'Barristers' is explained in detail and with examples in the Laws & Regulations edition of the Herold Financial Dictionary, which you can get from Amazon in Ebook or Paperback edition.
Barristers are one of two types of lawyers used in many systems for different functions in the case law and courts arenas. The other designation of lawyer is a solicitor. Barristers’ roles prove to be one of simply representing clients as their personal advocate in the courts of the appropriate jurisdiction.
Barristers’ duties include actually speaking in court. Here, they present a case to a jury or a judge. They do not engage in preparation tasks such as advising a client, handling or accepting client instructions, reviewing or writing up legal documents, handling the daily administration of a case, or getting evidence ready for the court. These tasks are commonly handled by a solicitor when the two roles of attorneys are separated out. In this way, barristers function as the in court lawyer on behalf of the solicitor trial preparation lawyer.
Barristers enjoy unrestricted access and audience to the higher law courts. This stands in contrast to various other legal personnel, who are only allowed limited access to the courts after demonstrating appropriate qualifications. As such, barristers’ occupation has much in common with the duties of lawyers who argue trials before civil law courts.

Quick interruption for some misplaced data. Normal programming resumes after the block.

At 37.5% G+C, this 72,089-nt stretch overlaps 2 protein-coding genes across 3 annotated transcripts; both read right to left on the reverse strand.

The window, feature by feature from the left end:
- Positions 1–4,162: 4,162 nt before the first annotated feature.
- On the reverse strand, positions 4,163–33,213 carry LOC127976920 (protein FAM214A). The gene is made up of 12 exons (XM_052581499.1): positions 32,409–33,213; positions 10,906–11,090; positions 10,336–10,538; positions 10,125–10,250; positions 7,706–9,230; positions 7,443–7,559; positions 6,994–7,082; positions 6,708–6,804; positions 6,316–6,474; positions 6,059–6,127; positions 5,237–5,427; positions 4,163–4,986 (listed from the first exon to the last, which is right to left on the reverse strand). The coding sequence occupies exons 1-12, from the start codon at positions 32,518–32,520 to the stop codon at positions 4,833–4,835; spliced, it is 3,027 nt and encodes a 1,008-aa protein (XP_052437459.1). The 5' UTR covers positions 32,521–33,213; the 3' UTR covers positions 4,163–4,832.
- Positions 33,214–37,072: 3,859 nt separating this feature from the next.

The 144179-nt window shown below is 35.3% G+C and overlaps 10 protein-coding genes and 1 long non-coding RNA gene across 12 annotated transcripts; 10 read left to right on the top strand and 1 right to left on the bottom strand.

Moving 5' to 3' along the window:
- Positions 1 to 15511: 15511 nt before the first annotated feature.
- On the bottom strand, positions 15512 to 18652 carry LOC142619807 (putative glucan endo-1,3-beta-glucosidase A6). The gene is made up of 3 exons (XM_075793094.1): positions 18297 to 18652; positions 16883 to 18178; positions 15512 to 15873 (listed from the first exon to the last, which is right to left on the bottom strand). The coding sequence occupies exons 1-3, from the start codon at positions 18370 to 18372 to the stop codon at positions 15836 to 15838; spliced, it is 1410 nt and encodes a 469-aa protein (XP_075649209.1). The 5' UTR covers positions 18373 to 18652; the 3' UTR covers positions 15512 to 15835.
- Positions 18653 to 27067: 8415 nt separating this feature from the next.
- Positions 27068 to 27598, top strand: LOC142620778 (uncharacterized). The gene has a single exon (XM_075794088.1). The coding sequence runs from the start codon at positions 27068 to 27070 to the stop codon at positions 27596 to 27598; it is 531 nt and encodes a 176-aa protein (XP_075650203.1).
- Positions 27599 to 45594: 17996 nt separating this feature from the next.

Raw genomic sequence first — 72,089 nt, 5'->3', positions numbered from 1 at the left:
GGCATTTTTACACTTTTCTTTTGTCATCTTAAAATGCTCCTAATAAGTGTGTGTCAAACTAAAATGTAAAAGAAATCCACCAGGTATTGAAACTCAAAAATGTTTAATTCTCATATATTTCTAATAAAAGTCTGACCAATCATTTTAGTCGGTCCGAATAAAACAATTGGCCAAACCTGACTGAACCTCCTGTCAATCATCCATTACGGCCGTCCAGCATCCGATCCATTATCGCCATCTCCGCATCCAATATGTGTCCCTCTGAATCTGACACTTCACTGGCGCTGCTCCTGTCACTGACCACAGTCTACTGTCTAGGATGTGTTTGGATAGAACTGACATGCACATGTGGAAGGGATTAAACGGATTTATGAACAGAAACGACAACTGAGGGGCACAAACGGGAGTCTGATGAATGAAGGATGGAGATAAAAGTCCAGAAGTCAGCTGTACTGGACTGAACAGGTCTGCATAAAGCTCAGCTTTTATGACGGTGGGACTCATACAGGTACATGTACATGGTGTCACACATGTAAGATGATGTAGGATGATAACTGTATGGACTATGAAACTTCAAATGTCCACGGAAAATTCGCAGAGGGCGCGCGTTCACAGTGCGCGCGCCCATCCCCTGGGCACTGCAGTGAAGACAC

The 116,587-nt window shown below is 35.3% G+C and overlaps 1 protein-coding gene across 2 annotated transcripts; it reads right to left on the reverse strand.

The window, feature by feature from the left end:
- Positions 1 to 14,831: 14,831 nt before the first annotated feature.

Barristers have little or nothing at all to do with actual clients. The solicitor of a client acts as intermediary between the two parties, even engaging the barrister to argue a case. Any client correspondence would be addressed directly to a solicitor, and not a barrister. Solicitors generally handle the barristers’ fees and provide barristers with their instructions for actually arguing the case on behalf of the client.
Generally, barristers work as individual sole proprietors, as they are restricted from forming corporations or partnerships. Barristers are able to form chambers where they share office expenses and the use of clerks. There are chambers that have evolved into sophisticated and big operations that feel like corporations.
Barristers are useful for their highly specialized understanding of precedent and case laws. Generally practicing solicitors will often seek out a barrister’s professional opinion when they encounter a rare or atypical section of law. Some countries permit barristers to be engaged by corporations, banks, or solicitor firms as legal advisers.
The long held traditional division between the roles of barristers and solicitors is gradually breaking down in numerous countries. In the British Isles for example, barristers long enjoyed their unique right to make appearances in the higher courts. Nowadays, solicitors are allowed to argue directly on behalf of clients in trial.
Solicitor firms are more commonly keeping the more difficult litigation tasks within their own companies anymore. Barristers are also allowed to deal with members of the public directly now, yet many still do not. This results from their narrow training pertaining to arguing before the courts that does not qualify them to offer legal advice to everyday individuals.
Barristers still argue cases on behalf of solicitors and their clients. These days, they no longer play a significant role in getting a trial ready. Barristers are mostly given briefs from solicitors that they will argue either one or several days in advance of a hearing.